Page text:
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After a Palme d’Or triumph and growing Oscar buzz for Bong Joon Ho’s acclaimed thriller Parasite, South Korean cinema is having the kind of breakthrough year with the mainstream U.S. moviegoer that it hasn’t seen since Park Chan-wook’s now classic thriller Old Boy burst onto the scene in 2003.
Parasite’s success — and the overdue official recognition from the West it has brought home to Seoul — has been doubly meaningful to the Korean industry, as 2019 also marks the 100-year anniversary of the country’s first feature film, Kim Do-san’s 1919 kino-drama The Righteous Revenge.
“No one could have planned it this way,” Bong recently told THR in Seoul. “I don’t think anyone on the jury at Cannes was even aware of the anniversary,” he added. “But it has taken on this new special meaning for us.”
It’s likely that Parasite’s success — in addition to its critical honors, the film recently raced past the $100 million mark at the worldwide box office — will eventually come to be viewed as the culmination of the “New Korean Cinema,” the renaissance of the country’s moviemaking associated with the remarkable crop of directors who came to prominence in the late 1990s and early 2000s: Bong, Park, Lee Chang-dong, Kim Jeewoon, Hong Sang-soo and others.
But Bong insists the Korean industry already has an urgent new task at hand: To overcome his own generation’s success. “I wouldn’t call it a misconception, but directors like Lee Chang-dong, Park Chan-wook and Kim Jee-woon already have quite a big fan base with film lovers in the U.S. I believe if you delve deeper, you will be excited to discover that there are so many more great films in Korea — especially from young talents working in our indie cinema.”
He adds: “Of course, it’s [my generation’s] homework now to figure out how to expose these younger filmmakers to an international audience.”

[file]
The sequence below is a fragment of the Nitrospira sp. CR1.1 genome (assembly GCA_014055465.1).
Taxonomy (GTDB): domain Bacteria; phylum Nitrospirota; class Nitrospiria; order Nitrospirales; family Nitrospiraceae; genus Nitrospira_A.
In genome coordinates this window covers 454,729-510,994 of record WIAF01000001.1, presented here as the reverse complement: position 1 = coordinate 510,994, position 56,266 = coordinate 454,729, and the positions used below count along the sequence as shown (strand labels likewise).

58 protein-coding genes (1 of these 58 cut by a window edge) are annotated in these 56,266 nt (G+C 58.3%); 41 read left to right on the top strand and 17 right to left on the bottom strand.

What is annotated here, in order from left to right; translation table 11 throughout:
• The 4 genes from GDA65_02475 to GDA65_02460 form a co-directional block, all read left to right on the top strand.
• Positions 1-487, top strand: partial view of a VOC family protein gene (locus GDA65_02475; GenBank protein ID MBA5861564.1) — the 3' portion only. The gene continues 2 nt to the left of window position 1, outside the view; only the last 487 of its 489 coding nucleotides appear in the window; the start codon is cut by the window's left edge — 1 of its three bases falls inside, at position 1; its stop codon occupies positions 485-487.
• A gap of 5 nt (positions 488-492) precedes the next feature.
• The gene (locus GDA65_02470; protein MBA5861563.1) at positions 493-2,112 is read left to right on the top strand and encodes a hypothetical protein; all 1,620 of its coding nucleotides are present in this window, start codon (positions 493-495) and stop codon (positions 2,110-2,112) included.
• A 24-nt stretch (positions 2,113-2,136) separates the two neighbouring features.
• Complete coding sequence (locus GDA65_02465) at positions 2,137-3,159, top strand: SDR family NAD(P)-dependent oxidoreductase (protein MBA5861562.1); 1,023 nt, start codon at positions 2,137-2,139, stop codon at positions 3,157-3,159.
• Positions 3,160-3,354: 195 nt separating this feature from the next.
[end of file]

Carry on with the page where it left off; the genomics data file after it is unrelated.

Typically, it’s the remit of international film festival programmers to do much of that work. But since South Korea’s many master filmmakers remain healthily in their prime and highly productive — Park is 56 and Bong 50 — the blue-chip European festivals have been able to rely on regular output from the established names to satisfy their unofficial quotas for new Korean filmmaking (Bong, Park and Lee are all Cannes regulars).
“It’s not that the top festivals aren’t interested in discovering new talent,” says Darcy Paquet, a Seoul-based film scholar and festival programmer. “Of course, they are,” he says. “But it’s not like they’re going to pass on Parasite either — and that leaves one less spot on the big stage for a new name.”
There is one post-New Wave filmmaker, however, who has broken through to present himself as a potential heir apparent: Na Hong-jin, who made his first entry into Cannes’ main competition in 2016 with the critically acclaimed psychological-mystery-horror freakout The Wailing. “In my opinion, he’s the most naturally talented director to debut in the past 15 years,” says Paquet. (Na also is the first name Bong mentions, referring to his filmmaking as “very exciting, very intense.”) Na’s first two films — The Chaser and The Yellow Sea — wowed critics with their savage energy and originality. He is now known to be deep in development on his fourth feature, which sources in Seoul tell THR will be his English-language debut.
Other breakthrough talents have found their recognition thanks to the West’s abiding appreciation for Asian genre cinema. After writing and directing several critically lauded animated features (The King of Pigs, 2011; The Fake, 2013), Yeon Sang-ho, 40, made his live-action debut in 2016 with the inventive zombie action flick Train to Busan, which landed a slot in Cannes’ midnight screening section. It earned a massive $81 million at home and later was widely seen overseas, taking nearly $58 million in other markets. But Yeon’s follow-up, Psychokinesis (2018) — an original and playful take on the superhero genre — disappointed commercially, earning just $7 million. He is currently in production on a big-budget comeback: a sequel to Train to Busan, titled Peninsular.